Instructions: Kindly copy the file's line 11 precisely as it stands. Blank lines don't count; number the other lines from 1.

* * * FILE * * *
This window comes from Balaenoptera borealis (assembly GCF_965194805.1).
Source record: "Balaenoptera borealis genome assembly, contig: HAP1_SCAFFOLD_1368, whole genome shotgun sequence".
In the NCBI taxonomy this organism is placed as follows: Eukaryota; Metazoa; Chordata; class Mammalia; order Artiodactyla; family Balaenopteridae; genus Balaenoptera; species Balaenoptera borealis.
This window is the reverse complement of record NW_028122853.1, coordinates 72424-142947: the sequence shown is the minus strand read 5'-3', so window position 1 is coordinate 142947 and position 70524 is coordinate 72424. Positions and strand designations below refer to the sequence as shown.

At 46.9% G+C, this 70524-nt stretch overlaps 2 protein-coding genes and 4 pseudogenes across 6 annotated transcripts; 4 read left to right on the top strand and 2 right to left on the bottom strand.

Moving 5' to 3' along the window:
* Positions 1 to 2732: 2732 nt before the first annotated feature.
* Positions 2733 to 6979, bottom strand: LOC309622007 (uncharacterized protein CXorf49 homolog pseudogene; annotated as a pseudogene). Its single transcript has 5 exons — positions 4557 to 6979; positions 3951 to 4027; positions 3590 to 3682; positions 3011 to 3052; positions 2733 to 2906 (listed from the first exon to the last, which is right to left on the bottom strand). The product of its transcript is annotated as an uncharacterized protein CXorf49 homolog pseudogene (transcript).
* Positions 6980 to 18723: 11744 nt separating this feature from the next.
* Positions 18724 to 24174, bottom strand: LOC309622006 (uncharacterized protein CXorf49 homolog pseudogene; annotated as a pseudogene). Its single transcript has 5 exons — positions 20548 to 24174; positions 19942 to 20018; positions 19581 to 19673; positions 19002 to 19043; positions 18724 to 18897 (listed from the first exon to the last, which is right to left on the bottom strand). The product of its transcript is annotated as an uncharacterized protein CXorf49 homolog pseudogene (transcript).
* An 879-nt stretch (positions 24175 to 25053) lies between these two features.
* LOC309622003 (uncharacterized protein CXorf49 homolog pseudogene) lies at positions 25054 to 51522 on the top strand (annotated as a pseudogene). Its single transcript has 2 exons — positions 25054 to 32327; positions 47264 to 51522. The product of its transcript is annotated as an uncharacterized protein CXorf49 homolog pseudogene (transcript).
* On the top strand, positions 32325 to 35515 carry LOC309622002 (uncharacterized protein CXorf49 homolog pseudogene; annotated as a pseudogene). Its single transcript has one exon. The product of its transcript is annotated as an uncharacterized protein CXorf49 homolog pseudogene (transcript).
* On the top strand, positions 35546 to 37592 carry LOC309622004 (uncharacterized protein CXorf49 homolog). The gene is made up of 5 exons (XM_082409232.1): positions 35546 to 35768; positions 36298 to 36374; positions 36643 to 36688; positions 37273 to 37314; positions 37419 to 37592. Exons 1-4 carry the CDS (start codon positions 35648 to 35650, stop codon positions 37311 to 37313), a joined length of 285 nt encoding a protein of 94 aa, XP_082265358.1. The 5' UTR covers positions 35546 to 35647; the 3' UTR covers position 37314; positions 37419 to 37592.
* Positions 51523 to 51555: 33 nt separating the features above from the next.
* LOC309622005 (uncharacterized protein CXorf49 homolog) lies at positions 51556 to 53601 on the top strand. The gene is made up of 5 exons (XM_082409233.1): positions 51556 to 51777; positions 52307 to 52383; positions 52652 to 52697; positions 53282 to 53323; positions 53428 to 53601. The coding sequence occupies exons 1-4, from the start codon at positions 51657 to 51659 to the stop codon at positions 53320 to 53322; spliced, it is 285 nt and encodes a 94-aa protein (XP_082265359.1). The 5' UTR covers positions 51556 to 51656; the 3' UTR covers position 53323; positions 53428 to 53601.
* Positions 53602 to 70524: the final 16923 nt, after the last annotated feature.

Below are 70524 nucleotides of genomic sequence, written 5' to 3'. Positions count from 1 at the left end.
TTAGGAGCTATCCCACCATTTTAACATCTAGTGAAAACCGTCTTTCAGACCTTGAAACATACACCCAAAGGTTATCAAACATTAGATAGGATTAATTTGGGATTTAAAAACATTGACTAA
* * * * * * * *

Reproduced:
* An 879-nt stretch (positions 24175 to 25053) lies between these two features.